We'll report our second quarter figures in early August and they should show that growth has continued unabated. We expect similar growth for the third and fourth quarters as well.

The one negative seems to be that in the past, you've always been the leading digital provider in the Philippines. But, over the first quarter, PLDT's Smart and Piltel added almost twice as many subscribers as you did. What are you doing to combat this competition?

I think I should point out that we are not in a race for subscribers, but a race for profits. At the end of the first quarter, for example, we had 45% of the digital subscriber base, but 53% of its revenue.

Why's this? 

The company's focus has always very much targeted towards the business community. I think we currently have 90% of post-paid subscribers in the business sector. Although tariffs are the same, this sector generates much higher traffic.

What is the general direction for tariffs?

They're in decline and we're proud to say that we've led the market in driving down rates. In addition, handset prices have also been going down. It's now possible to get a pretty good Nokia phone for about Ps3,000, or about $60.

You're principally regarded as a cellular operator. How important to you is fixed line and data?

Wireline data services are very important and this sector currently contributes 4% of our revenues. Fixed line has not been that much of a focus and generally throughout the world, the sector is on the decline. The Philippines achieved equal usage of cellular and fixed line in June last year and by the end of the first quarter of this year, cellular was up to two times fixed.

And what of 3G?

We’ve only just launched GPRS and at the moment we feel the applicability of 3G to the Philippines is fairly limited. Obviously, we're monitoring the global situation carefully, but the government has put any discussion about future licenses on indefinite hold. 

What’s your strategy for Islacom now that the acquisition is complete? Analysts say that they have been particularly impressed by the financial turnaround from a net loss of Ps1.67 billion in 1Q 2000 to a net profit of Ps34 million 1Q2001.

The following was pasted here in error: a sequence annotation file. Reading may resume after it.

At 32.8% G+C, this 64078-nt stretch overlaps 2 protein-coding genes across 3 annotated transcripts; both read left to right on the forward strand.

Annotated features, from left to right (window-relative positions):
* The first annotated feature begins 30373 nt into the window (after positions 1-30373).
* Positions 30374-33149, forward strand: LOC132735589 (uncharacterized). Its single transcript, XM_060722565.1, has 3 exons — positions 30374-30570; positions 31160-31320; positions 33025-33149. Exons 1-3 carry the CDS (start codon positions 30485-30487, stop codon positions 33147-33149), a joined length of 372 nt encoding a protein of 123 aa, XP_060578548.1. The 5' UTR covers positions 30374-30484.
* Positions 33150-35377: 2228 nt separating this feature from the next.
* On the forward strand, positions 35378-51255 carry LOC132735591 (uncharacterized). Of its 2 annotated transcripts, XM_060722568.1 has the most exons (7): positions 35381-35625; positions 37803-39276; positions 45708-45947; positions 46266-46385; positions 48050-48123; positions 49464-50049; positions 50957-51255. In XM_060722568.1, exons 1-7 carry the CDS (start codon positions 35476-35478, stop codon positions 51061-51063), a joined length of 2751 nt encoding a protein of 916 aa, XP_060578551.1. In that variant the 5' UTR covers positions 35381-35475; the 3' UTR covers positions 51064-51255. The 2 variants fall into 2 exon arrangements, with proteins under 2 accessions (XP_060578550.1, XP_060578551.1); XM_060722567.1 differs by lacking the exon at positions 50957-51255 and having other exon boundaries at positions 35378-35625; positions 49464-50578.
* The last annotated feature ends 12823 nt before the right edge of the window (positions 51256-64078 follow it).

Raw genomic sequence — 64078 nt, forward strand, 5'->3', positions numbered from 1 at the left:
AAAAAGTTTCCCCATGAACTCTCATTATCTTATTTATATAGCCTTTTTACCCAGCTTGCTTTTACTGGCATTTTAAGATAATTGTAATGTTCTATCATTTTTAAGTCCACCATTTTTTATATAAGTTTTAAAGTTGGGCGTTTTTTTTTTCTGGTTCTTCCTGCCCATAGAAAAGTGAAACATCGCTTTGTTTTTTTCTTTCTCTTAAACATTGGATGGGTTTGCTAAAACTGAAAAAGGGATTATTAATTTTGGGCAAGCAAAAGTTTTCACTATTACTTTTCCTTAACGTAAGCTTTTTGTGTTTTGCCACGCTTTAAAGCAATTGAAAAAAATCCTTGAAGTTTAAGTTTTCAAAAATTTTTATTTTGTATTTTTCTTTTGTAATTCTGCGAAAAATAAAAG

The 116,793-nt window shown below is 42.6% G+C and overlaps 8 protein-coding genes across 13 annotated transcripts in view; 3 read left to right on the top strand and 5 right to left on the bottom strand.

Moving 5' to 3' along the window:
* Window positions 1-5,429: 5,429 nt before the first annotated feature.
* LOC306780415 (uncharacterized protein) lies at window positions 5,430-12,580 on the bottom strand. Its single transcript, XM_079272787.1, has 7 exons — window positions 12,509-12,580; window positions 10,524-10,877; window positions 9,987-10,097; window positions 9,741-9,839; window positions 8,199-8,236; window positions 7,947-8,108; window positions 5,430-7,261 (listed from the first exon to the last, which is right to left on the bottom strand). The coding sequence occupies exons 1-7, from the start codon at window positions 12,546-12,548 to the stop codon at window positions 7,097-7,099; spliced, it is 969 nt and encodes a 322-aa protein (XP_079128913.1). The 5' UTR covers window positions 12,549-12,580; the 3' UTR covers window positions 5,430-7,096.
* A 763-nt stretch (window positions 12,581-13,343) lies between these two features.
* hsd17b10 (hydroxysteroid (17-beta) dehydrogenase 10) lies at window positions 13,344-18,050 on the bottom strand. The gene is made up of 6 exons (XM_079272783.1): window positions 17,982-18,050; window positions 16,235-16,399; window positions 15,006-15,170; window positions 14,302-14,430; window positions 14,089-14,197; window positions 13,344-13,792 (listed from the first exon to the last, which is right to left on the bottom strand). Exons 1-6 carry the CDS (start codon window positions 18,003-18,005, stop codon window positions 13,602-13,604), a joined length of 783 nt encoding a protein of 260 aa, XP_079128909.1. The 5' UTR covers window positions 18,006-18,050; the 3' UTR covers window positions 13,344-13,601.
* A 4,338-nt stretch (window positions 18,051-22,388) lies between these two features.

Our main thrust has been to bring costs down to the bare minimum and increase revenue per line. We'll continue to run Islacom as a separate company but from a management perspective, there’ll be one strategic vision across the whole group. Very soon, we intend to re-launch a new Islacom brand. The existing brand has a very small following, so we hope a new one can complement Globe's brand and bring additional subscribers.

What other benefits does the company bring?

Having Islacom gives us access to a total of 25 MHz, 17.5 MHz in the 900 band and 7.5 MHz in the 1800 band. Islacom brings10 Mhz of very valuable spectrum as it’s the last available in the 900 band.

Finally, the Philippines has become well known for its text messaging frenzy. You were the first to introduce this service. Why has it been so popular? 

Mainly because it’s so affordable. Beyond a bucket of free messages, the charge is only about 50 centavos to Ps1 depending on which plan a subscriber is on. The other main reason is probably cultural. The Filipinos are not a people who like to impose themselves. They would much prefer to send a simple text message rather than risk ringing someone when they are in the middle of something important.

How has its popularity boosted your revenues?

We process an average of about 45 million outbound text messages a day and it contributes about 18% of our overall revenue. Between SMS and normal telephone usage, the ratio of messages per subscriber per day is 12 to 1 in favour of SMS. Between June and November 2000, it got up to a high of 15 to 1. I don't think any mobile operator globally can beat these figures. In fact, we saw a recent report showing a 3 to 1 ratio in Europe. Average revenue generated by SMS is also much lower elsewhere in the world, more like 6%. It's been very good for us.